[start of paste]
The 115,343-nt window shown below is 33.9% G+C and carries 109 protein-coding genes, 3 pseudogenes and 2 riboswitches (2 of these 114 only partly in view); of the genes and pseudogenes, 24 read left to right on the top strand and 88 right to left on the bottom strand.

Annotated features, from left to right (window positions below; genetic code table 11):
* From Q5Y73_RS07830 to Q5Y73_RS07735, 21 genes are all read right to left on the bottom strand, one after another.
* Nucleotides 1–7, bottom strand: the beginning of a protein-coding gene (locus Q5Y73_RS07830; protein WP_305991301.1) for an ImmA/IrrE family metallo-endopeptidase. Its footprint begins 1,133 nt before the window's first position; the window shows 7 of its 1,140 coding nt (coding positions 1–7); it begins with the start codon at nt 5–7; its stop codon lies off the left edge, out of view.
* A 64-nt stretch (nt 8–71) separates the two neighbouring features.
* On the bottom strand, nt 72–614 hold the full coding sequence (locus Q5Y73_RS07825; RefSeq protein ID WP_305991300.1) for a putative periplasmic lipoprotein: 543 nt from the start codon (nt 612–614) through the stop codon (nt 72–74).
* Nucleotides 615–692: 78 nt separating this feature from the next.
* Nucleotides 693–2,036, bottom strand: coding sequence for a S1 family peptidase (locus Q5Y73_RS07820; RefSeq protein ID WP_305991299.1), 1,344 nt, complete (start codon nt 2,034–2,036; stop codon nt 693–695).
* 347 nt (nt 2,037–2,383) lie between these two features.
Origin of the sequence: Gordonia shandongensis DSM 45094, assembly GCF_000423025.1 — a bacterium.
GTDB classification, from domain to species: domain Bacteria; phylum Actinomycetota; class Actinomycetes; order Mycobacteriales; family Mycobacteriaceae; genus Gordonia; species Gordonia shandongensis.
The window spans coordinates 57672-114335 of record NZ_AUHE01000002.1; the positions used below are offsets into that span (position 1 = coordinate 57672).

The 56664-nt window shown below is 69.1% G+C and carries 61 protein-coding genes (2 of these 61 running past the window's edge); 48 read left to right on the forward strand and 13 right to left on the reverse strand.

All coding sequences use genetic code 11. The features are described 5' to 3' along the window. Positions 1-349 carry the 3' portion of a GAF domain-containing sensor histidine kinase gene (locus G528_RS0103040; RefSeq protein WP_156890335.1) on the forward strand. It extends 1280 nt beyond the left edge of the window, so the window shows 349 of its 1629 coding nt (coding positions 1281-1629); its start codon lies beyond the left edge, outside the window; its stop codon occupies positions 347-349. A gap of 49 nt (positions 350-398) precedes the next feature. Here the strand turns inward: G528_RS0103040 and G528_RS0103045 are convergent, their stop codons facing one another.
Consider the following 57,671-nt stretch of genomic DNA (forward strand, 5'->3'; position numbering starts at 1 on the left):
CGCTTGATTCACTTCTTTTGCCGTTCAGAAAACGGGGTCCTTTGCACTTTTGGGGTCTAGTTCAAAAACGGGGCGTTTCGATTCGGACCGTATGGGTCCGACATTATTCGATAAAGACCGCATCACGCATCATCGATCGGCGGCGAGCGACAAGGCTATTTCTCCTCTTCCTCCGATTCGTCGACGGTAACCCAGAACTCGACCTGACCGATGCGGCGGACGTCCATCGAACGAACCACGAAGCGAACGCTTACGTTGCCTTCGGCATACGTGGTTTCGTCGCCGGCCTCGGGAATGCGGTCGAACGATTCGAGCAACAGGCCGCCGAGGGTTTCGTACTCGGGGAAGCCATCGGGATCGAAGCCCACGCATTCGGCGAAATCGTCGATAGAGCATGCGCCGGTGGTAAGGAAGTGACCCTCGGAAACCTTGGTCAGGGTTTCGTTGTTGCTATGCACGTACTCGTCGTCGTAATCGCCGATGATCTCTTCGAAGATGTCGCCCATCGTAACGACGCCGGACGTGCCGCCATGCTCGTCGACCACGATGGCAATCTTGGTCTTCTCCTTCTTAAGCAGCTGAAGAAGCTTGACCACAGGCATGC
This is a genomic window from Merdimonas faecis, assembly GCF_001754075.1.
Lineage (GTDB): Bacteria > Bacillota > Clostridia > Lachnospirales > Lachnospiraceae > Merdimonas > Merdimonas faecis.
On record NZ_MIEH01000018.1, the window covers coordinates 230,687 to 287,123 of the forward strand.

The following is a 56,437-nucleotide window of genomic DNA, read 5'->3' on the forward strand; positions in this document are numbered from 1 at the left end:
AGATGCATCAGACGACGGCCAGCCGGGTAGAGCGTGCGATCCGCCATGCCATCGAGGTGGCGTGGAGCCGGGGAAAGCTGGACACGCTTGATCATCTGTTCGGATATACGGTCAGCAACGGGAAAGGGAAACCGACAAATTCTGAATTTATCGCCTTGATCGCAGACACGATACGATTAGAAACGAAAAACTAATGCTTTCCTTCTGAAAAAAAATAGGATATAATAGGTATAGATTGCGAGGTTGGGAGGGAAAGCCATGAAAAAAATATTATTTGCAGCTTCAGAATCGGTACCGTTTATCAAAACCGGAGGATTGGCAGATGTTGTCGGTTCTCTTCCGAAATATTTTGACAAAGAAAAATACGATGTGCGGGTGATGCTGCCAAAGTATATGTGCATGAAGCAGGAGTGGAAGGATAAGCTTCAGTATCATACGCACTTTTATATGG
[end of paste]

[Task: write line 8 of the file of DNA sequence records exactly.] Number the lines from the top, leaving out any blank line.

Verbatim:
* Nucleotides 693–2,036, bottom strand: coding sequence for a S1 family peptidase (locus Q5Y73_RS07820; RefSeq protein ID WP_305991299.1), 1,344 nt, complete (start codon nt 2,034–2,036; stop codon nt 693–695).